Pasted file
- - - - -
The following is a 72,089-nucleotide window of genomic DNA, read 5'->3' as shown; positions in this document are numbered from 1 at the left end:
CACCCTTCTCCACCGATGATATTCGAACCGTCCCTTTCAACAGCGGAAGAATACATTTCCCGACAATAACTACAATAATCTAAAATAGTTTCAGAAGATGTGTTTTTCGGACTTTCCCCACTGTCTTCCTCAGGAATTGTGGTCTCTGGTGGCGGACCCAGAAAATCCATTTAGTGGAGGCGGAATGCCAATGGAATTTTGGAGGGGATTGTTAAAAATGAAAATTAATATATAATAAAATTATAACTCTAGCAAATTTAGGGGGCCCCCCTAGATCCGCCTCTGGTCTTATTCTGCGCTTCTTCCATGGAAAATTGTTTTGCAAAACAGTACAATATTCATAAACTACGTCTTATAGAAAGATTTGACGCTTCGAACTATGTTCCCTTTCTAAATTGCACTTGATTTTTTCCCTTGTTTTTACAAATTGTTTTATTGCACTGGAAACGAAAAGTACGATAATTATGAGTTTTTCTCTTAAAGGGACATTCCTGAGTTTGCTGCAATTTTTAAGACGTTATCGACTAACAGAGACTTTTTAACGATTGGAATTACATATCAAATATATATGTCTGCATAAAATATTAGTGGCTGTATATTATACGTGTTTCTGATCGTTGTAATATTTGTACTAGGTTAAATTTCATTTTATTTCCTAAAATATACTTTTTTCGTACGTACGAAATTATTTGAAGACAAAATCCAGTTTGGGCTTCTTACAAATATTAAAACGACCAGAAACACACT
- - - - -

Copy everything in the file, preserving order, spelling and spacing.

The following is a 72,089-nucleotide window of genomic DNA, read 5'->3' as shown; positions in this document are numbered from 1 at the left end:
CACCCTTCTCCACCGATGATATTCGAACCGTCCCTTTCAACAGCGGAAGAATACATTTCCCGACAATAACTACAATAATCTAAAATAGTTTCAGAAGATGTGTTTTTCGGACTTTCCCCACTGTCTTCCTCAGGAATTGTGGTCTCTGGTGGCGGACCCAGAAAATCCATTTAGTGGAGGCGGAATGCCAATGGAATTTTGGAGGGGATTGTTAAAAATGAAAATTAATATATAATAAAATTATAACTCTAGCAAATTTAGGGGGCCCCCCTAGATCCGCCTCTGGTCTTATTCTGCGCTTCTTCCATGGAAAATTGTTTTGCAAAACAGTACAATATTCATAAACTACGTCTTATAGAAAGATTTGACGCTTCGAACTATGTTCCCTTTCTAAATTGCACTTGATTTTTTCCCTTGTTTTTACAAATTGTTTTATTGCACTGGAAACGAAAAGTACGATAATTATGAGTTTTTCTCTTAAAGGGACATTCCTGAGTTTGCTGCAATTTTTAAGACGTTATCGACTAACAGAGACTTTTTAACGATTGGAATTACATATCAAATATATATGTCTGCATAAAATATTAGTGGCTGTATATTATACGTGTTTCTGATCGTTGTAATATTTGTACTAGGTTAAATTTCATTTTATTTCCTAAAATATACTTTTTTCGTACGTACGAAATTATTTGAAGACAAAATCCAGTTTGGGCTTCTTACAAATATTAAAACGACCAGAAACACACT